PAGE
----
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8 Time Management Skills You Must Have On The Homestead

One of the biggest hurdles to becoming more self-sufficient and raising more food is finding the time to DO IT!  Improving your time management skills can help you grow more food, have a more prosperous garden, and become a better homesteader.

We all have the same amount of hours in our days.  And we can only scale back on so many things.  We’re all busy with jobs, family, friends, school, volunteer work, you name it!  How do you fit chickens or a garden in on top of that too?

One of the biggest hurdles to being self-sufficient is finding time to DO IT!  Improving your time management skills can help you be a better homesteader. 

Time management skills aren’t just for offices.  They can help us with every aspect of our lives.  After all, we all have the same amount of time, in each day.  Once we learn the importance of time management we can start to utilize it better and get more done.

Here are 8 time management skills that you absolutely must have to be successful on the homestead!

Goal setting

Why is it that you are interested in urban homesteading?  Do you garden because you love it and it’s a good stress reliever?  Do you raise chickens because you want to start an egg business?  Depending on your goals for your homestead, it may look very different.  If your goal is to grow a year’s worth of produce to can you will need to spend your time much differently than if your goal is to plant an orchard to start a farmer’s market stand.

What do YOU want from your homestead?


Once you know what your top level goal is, it’s time to figure out what the first steps are to achieving it.  For example, I want a low maintenance garden on our current property.  I don’t particularly like traditional gardening and would rather use well adapted perennials for the bulk of our food crops.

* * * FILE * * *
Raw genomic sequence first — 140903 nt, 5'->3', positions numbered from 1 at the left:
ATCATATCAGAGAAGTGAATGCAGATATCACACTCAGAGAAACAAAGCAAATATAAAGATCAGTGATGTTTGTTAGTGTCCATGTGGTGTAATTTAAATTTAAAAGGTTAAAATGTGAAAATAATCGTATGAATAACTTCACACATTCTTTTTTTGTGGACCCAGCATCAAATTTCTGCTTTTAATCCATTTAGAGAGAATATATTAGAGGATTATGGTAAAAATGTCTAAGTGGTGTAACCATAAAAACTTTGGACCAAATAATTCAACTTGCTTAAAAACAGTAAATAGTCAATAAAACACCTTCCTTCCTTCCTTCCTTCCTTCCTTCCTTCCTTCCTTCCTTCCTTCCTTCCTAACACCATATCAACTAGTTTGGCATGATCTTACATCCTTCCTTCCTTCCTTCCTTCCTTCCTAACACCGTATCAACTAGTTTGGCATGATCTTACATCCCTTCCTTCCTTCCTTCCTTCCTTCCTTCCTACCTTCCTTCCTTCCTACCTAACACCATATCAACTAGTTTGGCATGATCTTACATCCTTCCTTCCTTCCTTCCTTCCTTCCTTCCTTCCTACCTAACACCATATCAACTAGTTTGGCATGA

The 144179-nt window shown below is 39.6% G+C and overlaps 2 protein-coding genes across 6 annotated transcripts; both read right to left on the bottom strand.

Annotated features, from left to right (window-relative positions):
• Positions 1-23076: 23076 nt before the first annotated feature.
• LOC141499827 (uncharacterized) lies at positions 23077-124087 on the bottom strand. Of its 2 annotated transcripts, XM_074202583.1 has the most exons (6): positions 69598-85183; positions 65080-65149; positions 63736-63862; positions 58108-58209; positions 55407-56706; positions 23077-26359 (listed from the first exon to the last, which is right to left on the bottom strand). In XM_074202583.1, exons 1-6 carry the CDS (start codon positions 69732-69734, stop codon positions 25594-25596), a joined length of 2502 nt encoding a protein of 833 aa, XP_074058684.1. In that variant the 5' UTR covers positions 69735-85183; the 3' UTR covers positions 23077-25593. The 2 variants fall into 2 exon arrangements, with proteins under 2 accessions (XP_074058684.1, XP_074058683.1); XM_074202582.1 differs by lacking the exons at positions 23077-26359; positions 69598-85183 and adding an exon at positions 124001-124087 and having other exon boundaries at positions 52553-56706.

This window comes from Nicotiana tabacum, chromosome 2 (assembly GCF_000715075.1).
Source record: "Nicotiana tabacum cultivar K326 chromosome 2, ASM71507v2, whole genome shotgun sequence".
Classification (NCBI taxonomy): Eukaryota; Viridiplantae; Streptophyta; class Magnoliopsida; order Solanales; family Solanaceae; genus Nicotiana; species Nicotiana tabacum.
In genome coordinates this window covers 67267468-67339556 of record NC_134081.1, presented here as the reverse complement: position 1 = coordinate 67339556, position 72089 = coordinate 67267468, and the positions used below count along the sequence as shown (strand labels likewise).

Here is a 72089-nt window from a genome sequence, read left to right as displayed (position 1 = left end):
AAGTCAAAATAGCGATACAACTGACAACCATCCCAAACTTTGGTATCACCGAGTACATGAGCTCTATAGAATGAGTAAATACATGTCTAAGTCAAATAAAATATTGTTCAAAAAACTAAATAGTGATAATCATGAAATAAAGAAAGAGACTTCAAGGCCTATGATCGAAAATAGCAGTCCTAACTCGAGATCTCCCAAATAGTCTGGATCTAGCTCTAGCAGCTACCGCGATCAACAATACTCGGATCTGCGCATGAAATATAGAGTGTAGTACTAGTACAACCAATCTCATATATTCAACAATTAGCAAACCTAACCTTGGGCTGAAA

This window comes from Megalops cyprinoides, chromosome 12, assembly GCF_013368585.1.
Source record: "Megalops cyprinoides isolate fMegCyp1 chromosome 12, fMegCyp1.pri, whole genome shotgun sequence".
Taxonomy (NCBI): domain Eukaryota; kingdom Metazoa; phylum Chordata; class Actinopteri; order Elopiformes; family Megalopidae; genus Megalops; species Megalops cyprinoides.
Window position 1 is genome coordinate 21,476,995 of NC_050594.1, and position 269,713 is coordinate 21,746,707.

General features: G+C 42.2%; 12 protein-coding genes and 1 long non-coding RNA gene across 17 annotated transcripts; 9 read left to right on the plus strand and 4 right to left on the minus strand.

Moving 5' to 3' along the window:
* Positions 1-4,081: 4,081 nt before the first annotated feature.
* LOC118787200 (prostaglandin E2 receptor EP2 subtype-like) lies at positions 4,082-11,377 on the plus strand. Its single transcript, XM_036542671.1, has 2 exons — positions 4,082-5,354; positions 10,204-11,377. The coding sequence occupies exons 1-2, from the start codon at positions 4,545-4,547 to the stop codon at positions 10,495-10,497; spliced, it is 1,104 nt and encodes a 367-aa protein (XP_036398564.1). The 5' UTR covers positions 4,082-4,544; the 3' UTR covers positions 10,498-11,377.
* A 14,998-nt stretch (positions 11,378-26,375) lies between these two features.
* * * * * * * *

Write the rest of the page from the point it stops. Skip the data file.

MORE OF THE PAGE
Here in Texas, part of being low maintenance is being able to withstand hot summers.  I’ve decided that my first priority for this homestead is going to be saving as much rainwater as possible.  In order to save rainwater, I will need gutters on our house.  Before we install gutters, there is some roofing work that needs to be done.

While I do have a small garden going and a couple of chickens, I’m not dedicating much time to those things right now.  My time is dedicated to earning the money it’s going to take to get the roof, gutters, and rainwater storage installed.  There’s no way I could try to do everything at once, so having things prioritized keeps it realistic.

The easiest way I’ve found to prioritize is to make a list.  Put your goals down across a top of a piece of paper and under each one write the things that need to be done to make that a reality.  Pick the first step, and focus on that.  Don’t stress about the rest!


Once you know what your top priority is, it’s time to do some planning.  Its easy to say do the most important thing first.  The first step is figuring out what IS the most important thing!  Then once you figure it out, sit down with your calendar and pick a date.

For example, want to get chickens?  Schedule a day to go out and buy the lumber you’ll need for a coop.  Block out the days to build it, just like you would if you had a meeting or other plans.

Self Awareness

Self awareness may not always come to mind when thinking of time management skills, but it does have it’s place.  Sometimes it’s really easy to get excited about a project and take on too much.  Having good self awareness will help you have reasonable expectations of yourself.

I know I’m NOT going to go out and do much weeding in the heat.  So, I won’t make garden plans that require a lot of maintenance.